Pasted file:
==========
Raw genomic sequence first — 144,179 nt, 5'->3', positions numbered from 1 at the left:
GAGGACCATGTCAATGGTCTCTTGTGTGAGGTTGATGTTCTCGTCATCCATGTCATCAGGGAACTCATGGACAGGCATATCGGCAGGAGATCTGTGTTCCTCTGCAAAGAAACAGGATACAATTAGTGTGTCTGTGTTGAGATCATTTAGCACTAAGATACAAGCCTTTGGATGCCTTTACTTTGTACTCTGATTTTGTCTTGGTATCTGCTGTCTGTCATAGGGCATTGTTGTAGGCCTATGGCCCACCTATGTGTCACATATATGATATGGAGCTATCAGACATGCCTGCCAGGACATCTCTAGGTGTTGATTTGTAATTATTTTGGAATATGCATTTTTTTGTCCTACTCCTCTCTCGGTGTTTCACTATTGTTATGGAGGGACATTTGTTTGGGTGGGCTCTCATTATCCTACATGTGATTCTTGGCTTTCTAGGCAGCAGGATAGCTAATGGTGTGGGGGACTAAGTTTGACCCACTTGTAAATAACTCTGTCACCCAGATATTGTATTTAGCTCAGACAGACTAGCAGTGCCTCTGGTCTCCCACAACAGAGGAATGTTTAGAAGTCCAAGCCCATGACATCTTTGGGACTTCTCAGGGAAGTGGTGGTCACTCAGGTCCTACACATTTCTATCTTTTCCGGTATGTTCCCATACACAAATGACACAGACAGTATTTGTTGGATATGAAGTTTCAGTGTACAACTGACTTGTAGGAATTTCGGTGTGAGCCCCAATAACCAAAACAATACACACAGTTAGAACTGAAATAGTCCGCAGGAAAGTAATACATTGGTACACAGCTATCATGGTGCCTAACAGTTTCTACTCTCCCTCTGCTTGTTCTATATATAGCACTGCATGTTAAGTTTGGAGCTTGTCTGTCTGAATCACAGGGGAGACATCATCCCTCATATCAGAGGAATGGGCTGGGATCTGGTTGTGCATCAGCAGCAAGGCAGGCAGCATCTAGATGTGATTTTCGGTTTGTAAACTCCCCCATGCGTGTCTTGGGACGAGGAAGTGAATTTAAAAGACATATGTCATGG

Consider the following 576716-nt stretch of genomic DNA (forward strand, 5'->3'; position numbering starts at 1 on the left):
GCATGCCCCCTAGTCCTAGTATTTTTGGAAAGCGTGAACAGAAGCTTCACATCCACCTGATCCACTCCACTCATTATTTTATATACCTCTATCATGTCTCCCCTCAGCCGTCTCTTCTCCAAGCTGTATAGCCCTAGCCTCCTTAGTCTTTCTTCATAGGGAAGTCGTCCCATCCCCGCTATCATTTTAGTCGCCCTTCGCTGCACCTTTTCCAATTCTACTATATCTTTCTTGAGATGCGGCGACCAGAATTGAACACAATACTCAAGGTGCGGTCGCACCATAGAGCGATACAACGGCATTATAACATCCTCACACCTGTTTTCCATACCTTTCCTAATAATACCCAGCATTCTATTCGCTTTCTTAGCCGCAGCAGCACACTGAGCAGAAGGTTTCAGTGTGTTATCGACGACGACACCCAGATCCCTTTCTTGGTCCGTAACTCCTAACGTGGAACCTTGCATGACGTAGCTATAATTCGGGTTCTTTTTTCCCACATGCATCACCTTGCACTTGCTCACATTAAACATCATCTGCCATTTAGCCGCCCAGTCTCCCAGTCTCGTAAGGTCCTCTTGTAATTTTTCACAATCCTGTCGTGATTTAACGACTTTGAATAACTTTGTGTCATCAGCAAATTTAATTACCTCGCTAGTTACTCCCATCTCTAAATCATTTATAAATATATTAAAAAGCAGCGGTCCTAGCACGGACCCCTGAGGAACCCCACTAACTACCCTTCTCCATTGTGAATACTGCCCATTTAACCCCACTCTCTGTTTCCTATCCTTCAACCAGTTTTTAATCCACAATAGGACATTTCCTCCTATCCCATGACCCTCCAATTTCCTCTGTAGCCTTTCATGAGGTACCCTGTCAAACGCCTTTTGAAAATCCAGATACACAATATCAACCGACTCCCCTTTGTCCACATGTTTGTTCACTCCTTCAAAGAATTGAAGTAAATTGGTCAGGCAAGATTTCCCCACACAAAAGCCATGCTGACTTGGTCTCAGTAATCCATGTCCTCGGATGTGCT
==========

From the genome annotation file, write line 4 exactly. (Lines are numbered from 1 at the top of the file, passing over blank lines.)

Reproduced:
GCATGCCCCCTAGTCCTAGTATTTTTGGAAAGCGTGAACAGAAGCTTCACATCCACCTGATCCACTCCACTCATTATTTTATATACCTCTATCATGTCTCCCCTCAGCCGTCTCTTCTCCAAGCTGTATAGCCCTAGCCTCCTTAGTCTTTCTTCATAGGGAAGTCGTCCCATCCCCGCTATCATTTTAGTCGCCCTTCGCTGCACCTTTTCCAATTCTACTATATCTTTCTTGAGATGCGGCGACCAGAATTGAACACAATACTCAAGGTGCGGTCGCACCATAGAGCGATACAACGGCATTATAACATCCTCACACCTGTTTTCCATACCTTTCCTAATAATACCCAGCATTCTATTCGCTTTCTTAGCCGCAGCAGCACACTGAGCAGAAGGTTTCAGTGTGTTATCGACGACGACACCCAGATCCCTTTCTTGGTCCGTAACTCCTAACGTGGAACCTTGCATGACGTAGCTATAATTCGGGTTCTTTTTTCCCACATGCATCACCTTGCACTTGCTCACATTAAACATCATCTGCCATTTAGCCGCCCAGTCTCCCAGTCTCGTAAGGTCCTCTTGTAATTTTTCACAATCCTGTCGTGATTTAACGACTTTGAATAACTTTGTGTCATCAGCAAATTTAATTACCTCGCTAGTTACTCCCATCTCTAAATCATTTATAAATATATTAAAAAGCAGCGGTCCTAGCACGGACCCCTGAGGAACCCCACTAACTACCCTTCTCCATTGTGAATACTGCCCATTTAACCCCACTCTCTGTTTCCTATCCTTCAACCAGTTTTTAATCCACAATAGGACATTTCCTCCTATCCCATGACCCTCCAATTTCCTCTGTAGCCTTTCATGAGGTACCCTGTCAAACGCCTTTTGAAAATCCAGATACACAATATCAACCGACTCCCCTTTGTCCACATGTTTGTTCACTCCTTCAAAGAATTGAAGTAAATTGGTCAGGCAAGATTTCCCCACACAAAAGCCATGCTGACTTGGTCTCAGTAATCCATGTCCTCGGATGTGCT